Deliberately doing nothing creates valuable opportunities for unconscious thought processes. Unconscious thought excels at integrating and associating information; we are less constrained by conventional associations and more likely to generate novel ideas. As well as being good for our mental health, doing nothing may turn out to be the best way to resolve complex problems.  Italian painter Giorgio Vasari summed it up well when he said “Men of genius sometimes accomplish most when they work least”.

Some of the ways you can create time for reflection include:

  1. Maintaining your relationships. We all need meaningful contact with people to feel fully alive. Maintaining our relationships needs interaction, engagement and time out from work. Conversation is also a powerful stimulant for creativity (just make sure you have a notebook handy).
  2. Saying No. Being able to say no is a key skill. Simply saying no to unimportant requests can free up time for more important things (see more on personal time management).
  3. Managing your sleep habits. In a perfect world we should all sleep around eight hours a night. Good sleep is essential for personal growth and creativity.

The challenge with taking time out to be creative is the good ideas always come ‘from nowhere’, usually at the most inappropriate moments (eg, in the shower). If this happens to you, you are not alone; from Archimedes in his bath, to Newton in his Lincolnshire garden (but no ‘apple’), brilliant ideas just seem to just appear. So the final element in creatively doing nothing is being able to trap your ideas when they surface.

ProductivityIn summary, a walk around outside or time spent with your feet on the desk can be more productive than working through a lunch-break – now all you have to do is convince the boss.

For a different take on productive laziness see: http://www.thelazyprojectmanager.com/


Ethics, Culture, Rules and Governance

January 7, 2015

RulesFar too many governing bodies spend far too much time focused on rules, conformance and assurance.  While these factors are important they should be an outcome of good governance not the primary focus of the governors.

When an organisation sets high ethical standards and invests in building an executive management culture that supports those standards the need for ‘rules’ is minimised and the organisation as a whole focuses on doing ‘good business’ (see: Corporate Governance).

The order of the functions outlined in The Functions of Governance, places: ‘Determining the objectives of the organisation’, ‘Determining the ethics of the organisation’, and ‘Creating the culture of the organisation’ ahead of both assurance and conformance.  The rational being creating a culture of ‘doing the right thing’ that extends from the very top of the organisation to the very bottom, means most people most of the time will be doing the ‘right thing’ making assurance and conformance a relatively simple adjunct, there to catch the few errors and malpractices that will inevitably occur.

A very strong endorsement of this approach to governance has recently come from one of the world’s most successful business people, Warren Buffet.  His recent memo to the top management of his holding company, Berkshire Hathaway’s subsidiaries (his ‘All Stars’) emphasised that their top priority must be to ‘zealously guard Berkshire’s reputation’ (read act ethically). He also reminded his leadership team that ‘we can afford to lose money–even a lot of money. But we can’t afford to lose reputation–even a shred of reputation’.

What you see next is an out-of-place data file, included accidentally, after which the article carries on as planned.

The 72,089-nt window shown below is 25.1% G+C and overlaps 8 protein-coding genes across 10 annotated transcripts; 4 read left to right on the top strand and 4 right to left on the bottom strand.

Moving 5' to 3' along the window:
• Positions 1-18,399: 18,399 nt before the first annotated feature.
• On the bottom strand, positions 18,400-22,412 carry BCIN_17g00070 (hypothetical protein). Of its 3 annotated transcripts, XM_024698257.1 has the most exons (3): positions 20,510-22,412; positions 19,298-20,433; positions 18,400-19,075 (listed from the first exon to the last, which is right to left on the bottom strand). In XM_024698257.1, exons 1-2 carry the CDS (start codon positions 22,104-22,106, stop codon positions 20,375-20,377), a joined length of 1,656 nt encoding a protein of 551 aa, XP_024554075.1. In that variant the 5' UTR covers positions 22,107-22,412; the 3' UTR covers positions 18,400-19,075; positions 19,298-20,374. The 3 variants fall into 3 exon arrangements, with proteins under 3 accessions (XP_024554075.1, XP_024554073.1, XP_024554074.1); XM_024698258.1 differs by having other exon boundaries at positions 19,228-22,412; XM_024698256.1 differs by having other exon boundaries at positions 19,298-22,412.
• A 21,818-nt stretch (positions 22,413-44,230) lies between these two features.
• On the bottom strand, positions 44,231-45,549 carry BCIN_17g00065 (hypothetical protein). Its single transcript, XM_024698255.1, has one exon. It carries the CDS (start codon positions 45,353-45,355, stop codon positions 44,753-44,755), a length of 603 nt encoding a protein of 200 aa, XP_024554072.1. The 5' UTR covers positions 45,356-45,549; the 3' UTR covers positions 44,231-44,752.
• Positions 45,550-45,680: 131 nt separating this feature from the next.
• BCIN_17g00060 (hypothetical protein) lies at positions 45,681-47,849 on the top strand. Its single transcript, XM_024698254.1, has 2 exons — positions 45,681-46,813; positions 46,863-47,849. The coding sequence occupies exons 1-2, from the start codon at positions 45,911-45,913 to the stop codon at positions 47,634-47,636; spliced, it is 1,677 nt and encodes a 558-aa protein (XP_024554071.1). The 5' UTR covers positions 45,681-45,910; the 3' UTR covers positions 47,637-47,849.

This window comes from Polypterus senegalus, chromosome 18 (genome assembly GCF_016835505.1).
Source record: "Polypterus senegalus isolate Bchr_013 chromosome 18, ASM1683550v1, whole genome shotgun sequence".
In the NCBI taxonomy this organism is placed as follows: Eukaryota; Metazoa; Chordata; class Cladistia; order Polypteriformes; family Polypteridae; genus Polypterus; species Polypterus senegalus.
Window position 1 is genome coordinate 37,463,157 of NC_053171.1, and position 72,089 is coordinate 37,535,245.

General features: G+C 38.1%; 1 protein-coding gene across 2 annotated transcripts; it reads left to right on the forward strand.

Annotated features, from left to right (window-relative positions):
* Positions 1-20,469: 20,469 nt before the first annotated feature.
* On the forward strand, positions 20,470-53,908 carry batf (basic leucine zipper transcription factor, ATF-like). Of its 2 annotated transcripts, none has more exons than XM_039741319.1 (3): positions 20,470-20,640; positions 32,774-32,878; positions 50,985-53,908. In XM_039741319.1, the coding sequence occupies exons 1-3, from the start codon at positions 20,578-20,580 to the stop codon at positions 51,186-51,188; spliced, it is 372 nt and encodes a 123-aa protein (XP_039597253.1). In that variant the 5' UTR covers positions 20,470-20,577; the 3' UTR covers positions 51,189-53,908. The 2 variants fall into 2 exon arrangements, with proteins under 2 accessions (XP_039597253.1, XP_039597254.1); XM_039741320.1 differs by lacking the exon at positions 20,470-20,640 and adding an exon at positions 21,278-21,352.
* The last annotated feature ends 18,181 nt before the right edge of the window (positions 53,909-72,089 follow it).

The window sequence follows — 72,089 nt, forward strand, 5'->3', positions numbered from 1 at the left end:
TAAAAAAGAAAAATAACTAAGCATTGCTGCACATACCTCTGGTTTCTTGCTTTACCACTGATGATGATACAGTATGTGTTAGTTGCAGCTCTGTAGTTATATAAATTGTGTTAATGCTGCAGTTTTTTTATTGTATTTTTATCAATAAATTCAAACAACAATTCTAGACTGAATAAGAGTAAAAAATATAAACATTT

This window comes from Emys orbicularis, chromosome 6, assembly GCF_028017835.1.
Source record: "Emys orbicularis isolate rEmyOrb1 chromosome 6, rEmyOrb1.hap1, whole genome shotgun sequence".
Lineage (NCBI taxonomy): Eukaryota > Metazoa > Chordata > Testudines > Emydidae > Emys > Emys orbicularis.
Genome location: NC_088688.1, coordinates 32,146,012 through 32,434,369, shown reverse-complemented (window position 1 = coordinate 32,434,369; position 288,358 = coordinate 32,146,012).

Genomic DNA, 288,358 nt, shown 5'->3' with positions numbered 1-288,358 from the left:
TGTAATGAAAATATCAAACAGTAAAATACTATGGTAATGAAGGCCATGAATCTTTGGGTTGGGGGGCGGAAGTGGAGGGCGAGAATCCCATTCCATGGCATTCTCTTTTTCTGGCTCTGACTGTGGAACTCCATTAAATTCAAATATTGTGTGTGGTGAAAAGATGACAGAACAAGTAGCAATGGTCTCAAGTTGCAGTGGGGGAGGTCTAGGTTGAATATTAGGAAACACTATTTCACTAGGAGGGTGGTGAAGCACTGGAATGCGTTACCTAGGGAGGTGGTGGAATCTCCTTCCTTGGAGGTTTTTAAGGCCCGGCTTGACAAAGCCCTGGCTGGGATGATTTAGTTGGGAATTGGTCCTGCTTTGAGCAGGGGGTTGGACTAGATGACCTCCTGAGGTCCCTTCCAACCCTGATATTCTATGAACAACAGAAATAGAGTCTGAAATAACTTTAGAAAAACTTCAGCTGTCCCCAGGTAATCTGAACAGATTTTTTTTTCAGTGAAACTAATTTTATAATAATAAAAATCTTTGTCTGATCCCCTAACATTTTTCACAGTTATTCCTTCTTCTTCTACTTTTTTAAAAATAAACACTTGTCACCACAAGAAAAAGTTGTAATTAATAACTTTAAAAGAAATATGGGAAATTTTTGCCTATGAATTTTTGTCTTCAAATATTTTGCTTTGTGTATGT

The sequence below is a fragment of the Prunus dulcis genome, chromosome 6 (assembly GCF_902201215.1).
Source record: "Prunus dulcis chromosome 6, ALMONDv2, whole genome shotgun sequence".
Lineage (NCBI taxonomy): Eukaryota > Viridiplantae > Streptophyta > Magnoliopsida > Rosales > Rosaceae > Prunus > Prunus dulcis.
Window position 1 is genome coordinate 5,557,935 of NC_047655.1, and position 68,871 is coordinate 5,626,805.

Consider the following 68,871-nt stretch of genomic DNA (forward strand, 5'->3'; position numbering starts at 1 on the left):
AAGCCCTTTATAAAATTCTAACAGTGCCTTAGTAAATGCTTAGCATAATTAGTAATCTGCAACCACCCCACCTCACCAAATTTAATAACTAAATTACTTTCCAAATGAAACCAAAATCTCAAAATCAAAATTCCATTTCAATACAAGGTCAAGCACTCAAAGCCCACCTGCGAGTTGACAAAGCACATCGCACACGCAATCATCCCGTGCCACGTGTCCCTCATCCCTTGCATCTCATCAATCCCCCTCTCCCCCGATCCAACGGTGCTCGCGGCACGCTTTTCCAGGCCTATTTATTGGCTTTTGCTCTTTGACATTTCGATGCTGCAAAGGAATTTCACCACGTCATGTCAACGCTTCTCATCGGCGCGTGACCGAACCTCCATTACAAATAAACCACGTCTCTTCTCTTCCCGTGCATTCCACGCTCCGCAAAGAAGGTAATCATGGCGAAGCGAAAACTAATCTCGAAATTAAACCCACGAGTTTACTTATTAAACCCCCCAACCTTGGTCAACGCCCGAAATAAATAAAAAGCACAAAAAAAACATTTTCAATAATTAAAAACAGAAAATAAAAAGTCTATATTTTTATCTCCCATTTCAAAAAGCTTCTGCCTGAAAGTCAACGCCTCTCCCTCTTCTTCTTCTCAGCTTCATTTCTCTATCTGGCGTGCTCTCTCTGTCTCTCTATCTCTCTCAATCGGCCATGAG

His advice to managers also included this good advice ‘There’s plenty of money to be made in the centre of the court. If it’s questionable whether some action is close to the line, just assume its outside and forget it’. This is a simple ethical guideline that avoids the need for pages of precise ‘rules’ designed to map the edge of legality drafted by lawyers and argued over endlessly.  See more on Ethics. (http://www.mosaicprojects.com.au/WhitePapers/WP1001_Ethics.pdf)

Rule#1Reading the memo, its clear Buffet has built a massive organisation based on an ethical culture, employs executives that reinforce the culture, and still makes a very good profit. It’s a long term investment but infinitely preferable to the sort of issues that confronted Salomon Bros., 20 years ago (see: Warren Buffett’s Wild Ride at Salomon), the banks associated with the GFC, and the on-going damage continuing to be suffered by the Australian banks as more ethical failures come to light. I’m sure they all had hundreds of ‘rules’ some of which may even have been sensible.

A copy of Warren Buffet’s memo can be downloaded from:  http://www.mosaicprojects.com.au/pdf/Ethics_Culture_Rules-Buffet_Memo.pdf


Fine Tune your detectors

January 3, 2015

Fine tune your detectorsThe quality of any decision you make is determined by the quality of the information and advice you receive. Good information does not necessarily mean a good decision, but bad information will almost certainly lead to a bad decision.

The decision making process and the types of decision a project manager, and almost anybody else, has to make are discussed in WP1053 Decision Making.  The closely aligned process of problem solving in WP1013. Good information and advice is an essential input to both of these processes.

The right information has the potential to reduce or remove the uncertainty at the centre of every decision. If you are lucky and the information or advice removes all of the uncertainty, then there is nothing left to decide! Usually even with good advice, there is still some uncertainty and you still have to make the decision.

In reality, we rarely if ever have enough information; the challenge is to get as much information as is sensible in the circumstances and then make a timely decision accepting there will inevitably be gaps in your knowledge potentially leading to suboptimal outcomes.